Balut is a Filipino delicacy that is mostly described as boiled FDE or fertilized duck egg.
Every culture has one of those odd, bizarre, head-scratcher dishes but few are as initially off-putting as a balut egg. It is one of Asia’s delicacies for countries like Cambodia, China and Vietnam but is most common and popular in Philippines.
These boiled fertilized duck eggs are an everyday street food in the Philippines.
The word “balut” (buh-loot) mainly means wrap, which perfectly describe this not so exotic food because it is wrapped and covered by a shell thus you need to eat it from the shell.
Inside of the boiled balut eggs contain a nearly developed embryo of a duck surrounded by cooked yolk and the bottom of the balut egg is all white, hard as rubber. The embryo’s development differs from days, it could be 5 days, 10 days, 15 days, 17 days, 18 days or 21 days before it is then cooked and served.
HOW TO COOK BALUT EGGS?
- Choose eggs that have been allowed to age, depends on your preference, it could be 5 days or not more than 17 days so the duck fetus won’t have a developed beak, bones or feathers. The younger the egg, the less developed fetus in it.
- Put the chosen balut eggs in a deep pot and cover them completely with water.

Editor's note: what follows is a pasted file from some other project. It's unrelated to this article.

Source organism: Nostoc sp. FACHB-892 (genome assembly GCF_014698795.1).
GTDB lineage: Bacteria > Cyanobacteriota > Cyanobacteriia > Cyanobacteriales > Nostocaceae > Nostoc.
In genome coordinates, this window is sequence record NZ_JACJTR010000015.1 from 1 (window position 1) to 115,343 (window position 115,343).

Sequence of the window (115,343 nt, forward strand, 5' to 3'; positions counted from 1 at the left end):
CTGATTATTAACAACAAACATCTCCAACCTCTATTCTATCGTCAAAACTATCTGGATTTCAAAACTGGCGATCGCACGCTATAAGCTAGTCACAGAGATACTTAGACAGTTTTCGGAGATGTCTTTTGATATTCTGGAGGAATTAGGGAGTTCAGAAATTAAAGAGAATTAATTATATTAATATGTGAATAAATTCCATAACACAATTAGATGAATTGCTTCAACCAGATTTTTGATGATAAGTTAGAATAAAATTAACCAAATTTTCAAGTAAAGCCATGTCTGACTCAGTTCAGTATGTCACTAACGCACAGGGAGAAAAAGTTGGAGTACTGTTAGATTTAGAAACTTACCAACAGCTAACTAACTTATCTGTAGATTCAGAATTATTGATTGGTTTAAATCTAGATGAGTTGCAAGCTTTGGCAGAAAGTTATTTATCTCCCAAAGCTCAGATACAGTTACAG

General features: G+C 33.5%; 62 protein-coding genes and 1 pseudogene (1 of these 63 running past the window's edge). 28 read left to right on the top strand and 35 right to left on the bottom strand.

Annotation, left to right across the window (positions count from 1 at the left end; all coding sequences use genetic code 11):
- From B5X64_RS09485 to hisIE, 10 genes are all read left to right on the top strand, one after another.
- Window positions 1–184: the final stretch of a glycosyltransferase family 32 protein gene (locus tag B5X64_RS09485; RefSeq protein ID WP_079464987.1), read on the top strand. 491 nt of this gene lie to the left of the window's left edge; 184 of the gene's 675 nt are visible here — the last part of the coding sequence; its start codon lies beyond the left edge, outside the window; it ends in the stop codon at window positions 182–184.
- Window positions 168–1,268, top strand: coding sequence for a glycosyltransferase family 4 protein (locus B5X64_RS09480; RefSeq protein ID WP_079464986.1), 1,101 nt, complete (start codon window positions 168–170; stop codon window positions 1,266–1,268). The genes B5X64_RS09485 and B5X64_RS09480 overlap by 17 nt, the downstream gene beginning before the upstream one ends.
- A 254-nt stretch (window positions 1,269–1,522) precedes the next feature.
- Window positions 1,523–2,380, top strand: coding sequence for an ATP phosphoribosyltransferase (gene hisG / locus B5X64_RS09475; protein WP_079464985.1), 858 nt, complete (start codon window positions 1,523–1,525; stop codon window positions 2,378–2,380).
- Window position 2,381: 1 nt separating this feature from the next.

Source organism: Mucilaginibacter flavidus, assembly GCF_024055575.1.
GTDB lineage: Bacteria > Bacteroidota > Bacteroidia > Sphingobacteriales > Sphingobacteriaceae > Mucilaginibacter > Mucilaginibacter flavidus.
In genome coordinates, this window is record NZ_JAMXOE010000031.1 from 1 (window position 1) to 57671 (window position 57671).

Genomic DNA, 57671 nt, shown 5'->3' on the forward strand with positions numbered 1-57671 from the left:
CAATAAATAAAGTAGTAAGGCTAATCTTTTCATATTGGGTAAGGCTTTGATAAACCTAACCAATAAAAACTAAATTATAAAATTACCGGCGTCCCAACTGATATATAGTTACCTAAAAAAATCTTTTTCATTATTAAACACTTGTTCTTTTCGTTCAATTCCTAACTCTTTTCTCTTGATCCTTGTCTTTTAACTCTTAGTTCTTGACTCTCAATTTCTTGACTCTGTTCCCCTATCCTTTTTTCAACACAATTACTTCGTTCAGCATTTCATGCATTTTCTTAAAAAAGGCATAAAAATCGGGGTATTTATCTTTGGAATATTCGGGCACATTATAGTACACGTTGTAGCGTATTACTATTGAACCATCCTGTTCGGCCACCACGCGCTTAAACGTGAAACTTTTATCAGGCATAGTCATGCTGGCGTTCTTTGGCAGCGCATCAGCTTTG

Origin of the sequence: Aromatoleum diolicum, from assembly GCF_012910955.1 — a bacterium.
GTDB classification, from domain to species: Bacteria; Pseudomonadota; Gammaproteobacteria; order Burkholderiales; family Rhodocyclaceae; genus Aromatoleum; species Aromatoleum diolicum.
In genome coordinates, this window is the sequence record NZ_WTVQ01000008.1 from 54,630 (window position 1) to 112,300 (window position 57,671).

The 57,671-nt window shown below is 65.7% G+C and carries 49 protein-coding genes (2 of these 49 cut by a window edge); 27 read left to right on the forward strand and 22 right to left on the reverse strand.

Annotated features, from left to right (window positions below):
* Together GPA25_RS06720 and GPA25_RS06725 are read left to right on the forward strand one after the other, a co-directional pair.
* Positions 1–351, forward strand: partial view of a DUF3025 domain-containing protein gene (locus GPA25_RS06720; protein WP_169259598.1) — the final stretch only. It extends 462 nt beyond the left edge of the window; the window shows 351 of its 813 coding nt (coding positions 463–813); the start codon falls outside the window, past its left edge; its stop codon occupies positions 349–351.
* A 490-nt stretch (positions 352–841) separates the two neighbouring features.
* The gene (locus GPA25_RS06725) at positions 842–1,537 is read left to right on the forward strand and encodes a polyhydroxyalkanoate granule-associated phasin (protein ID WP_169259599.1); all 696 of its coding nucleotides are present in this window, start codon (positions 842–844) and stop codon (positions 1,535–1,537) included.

- Let it boil for half or an hour depends the amount of eggs you’ve putted in the pot.
- Turn off the heat and drain the water from the pot. Covered again the pot and let the balut eggs sit for at least minutes. Balut eggs are best eaten fresh out of the cooking pot.
In many cases, some eat balut after being boiled but balut eggs have been also cooked in different dishes.
HOW TO EAT BALUT EGGS?
- Scoop one or more balut eggs out from the pot or from the hot water and place it into a shallow bowl with a warm water.
- Crack the upper-side shell of the balut egg with the edge of the spoon or you can crack it into any hard material like in a table or chair or in the wall.
- Once cracked, you can sip or drink the broth.
- Commonly, after sipping the broth, you may sprinkle some salt or vinegar or a mixture of vinegar and chili oil into the top inside of the balut egg.